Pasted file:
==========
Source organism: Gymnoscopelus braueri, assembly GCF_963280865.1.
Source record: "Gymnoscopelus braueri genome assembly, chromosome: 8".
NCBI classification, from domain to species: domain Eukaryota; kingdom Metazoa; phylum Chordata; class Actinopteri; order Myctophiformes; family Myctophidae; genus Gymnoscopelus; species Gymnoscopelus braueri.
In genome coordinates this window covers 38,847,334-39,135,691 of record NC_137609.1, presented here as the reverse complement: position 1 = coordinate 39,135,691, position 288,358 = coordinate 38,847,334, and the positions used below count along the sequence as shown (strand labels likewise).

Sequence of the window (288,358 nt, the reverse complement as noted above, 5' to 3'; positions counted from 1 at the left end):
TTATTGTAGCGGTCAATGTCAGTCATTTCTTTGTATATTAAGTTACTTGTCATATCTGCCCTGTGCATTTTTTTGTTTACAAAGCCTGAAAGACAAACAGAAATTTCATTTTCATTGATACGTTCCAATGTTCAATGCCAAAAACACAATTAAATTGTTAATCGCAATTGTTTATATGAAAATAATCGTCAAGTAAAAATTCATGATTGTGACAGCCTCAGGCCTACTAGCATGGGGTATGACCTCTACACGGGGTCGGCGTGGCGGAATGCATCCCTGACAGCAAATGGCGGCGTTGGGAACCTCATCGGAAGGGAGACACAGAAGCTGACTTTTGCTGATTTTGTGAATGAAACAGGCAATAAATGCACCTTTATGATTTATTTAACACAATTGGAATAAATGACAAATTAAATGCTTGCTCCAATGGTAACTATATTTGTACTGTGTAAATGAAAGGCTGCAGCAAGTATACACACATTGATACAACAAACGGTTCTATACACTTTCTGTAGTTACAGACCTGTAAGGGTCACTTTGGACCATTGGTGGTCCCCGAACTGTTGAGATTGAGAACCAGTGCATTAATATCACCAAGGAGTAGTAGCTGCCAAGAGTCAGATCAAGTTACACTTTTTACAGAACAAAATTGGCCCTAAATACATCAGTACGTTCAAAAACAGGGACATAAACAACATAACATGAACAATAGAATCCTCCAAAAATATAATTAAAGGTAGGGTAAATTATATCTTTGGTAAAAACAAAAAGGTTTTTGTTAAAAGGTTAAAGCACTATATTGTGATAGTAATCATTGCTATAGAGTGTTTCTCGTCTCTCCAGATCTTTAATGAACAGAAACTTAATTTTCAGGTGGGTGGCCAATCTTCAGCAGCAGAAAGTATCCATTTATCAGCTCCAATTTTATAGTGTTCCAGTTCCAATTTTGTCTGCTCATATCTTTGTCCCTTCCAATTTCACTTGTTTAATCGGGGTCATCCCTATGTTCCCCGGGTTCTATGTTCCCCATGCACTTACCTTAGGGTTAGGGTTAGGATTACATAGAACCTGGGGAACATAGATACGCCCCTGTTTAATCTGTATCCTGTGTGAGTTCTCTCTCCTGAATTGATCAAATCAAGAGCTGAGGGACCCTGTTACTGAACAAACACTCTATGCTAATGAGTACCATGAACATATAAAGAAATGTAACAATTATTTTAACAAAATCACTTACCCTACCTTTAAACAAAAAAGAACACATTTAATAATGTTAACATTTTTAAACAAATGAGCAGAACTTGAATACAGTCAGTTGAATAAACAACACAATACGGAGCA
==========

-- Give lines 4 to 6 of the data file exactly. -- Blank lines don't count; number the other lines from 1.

In genome coordinates this window covers 38,847,334-39,135,691 of record NC_137609.1, presented here as the reverse complement: position 1 = coordinate 39,135,691, position 288,358 = coordinate 38,847,334, and the positions used below count along the sequence as shown (strand labels likewise).

Sequence of the window (288,358 nt, the reverse complement as noted above, 5' to 3'; positions counted from 1 at the left end):
TTATTGTAGCGGTCAATGTCAGTCATTTCTTTGTATATTAAGTTACTTGTCATATCTGCCCTGTGCATTTTTTTGTTTACAAAGCCTGAAAGACAAACAGAAATTTCATTTTCATTGATACGTTCCAATGTTCAATGCCAAAAACACAATTAAATTGTTAATCGCAATTGTTTATATGAAAATAATCGTCAAGTAAAAATTCATGATTGTGACAGCCTCAGGCCTACTAGCATGGGGTATGACCTCTACACGGGGTCGGCGTGGCGGAATGCATCCCTGACAGCAAATGGCGGCGTTGGGAACCTCATCGGAAGGGAGACACAGAAGCTGACTTTTGCTGATTTTGTGAATGAAACAGGCAATAAATGCACCTTTATGATTTATTTAACACAATTGGAATAAATGACAAATTAAATGCTTGCTCCAATGGTAACTATATTTGTACTGTGTAAATGAAAGGCTGCAGCAAGTATACACACATTGATACAACAAACGGTTCTATACACTTTCTGTAGTTACAGACCTGTAAGGGTCACTTTGGACCATTGGTGGTCCCCGAACTGTTGAGATTGAGAACCAGTGCATTAATATCACCAAGGAGTAGTAGCTGCCAAGAGTCAGATCAAGTTACACTTTTTACAGAACAAAATTGGCCCTAAATACATCAGTACGTTCAAAAACAGGGACATAAACAACATAACATGAACAATAGAATCCTCCAAAAATATAATTAAAGGTAGGGTAAATTATATCTTTGGTAAAAACAAAAAGGTTTTTGTTAAAAGGTTAAAGCACTATATTGTGATAGTAATCATTGCTATAGAGTGTTTCTCGTCTCTCCAGATCTTTAATGAACAGAAACTTAATTTTCAGGTGGGTGGCCAATCTTCAGCAGCAGAAAGTATCCATTTATCAGCTCCAATTTTATAGTGTTCCAGTTCCAATTTTGTCTGCTCATATCTTTGTCCCTTCCAATTTCACTTGTTTAATCGGGGTCATCCCTATGTTCCCCGGGTTCTATGTTCCCCATGCACTTACCTTAGGGTTAGGGTTAGGATTACATAGAACCTGGGGAACATAGATACGCCCCTGTTTAATCTGTATCCTGTGTGAGTTCTCTCTCCTGAATTGATCAAATCAAGAGCTGAGGGACCCTGTTACTGAACAAACACTCTATGCTAATGAGTACCATGAACATATAAAGAAATGTAACAATTATTTTAACAAAATCACTTACCCTACCTTTAAACAAAAAAGAACACATTTAATAATGTTAACATTTTTAAACAAATGAGCAGAACTTGAATACAGTCAGTTGAATAAACAACACAATACGGAGCA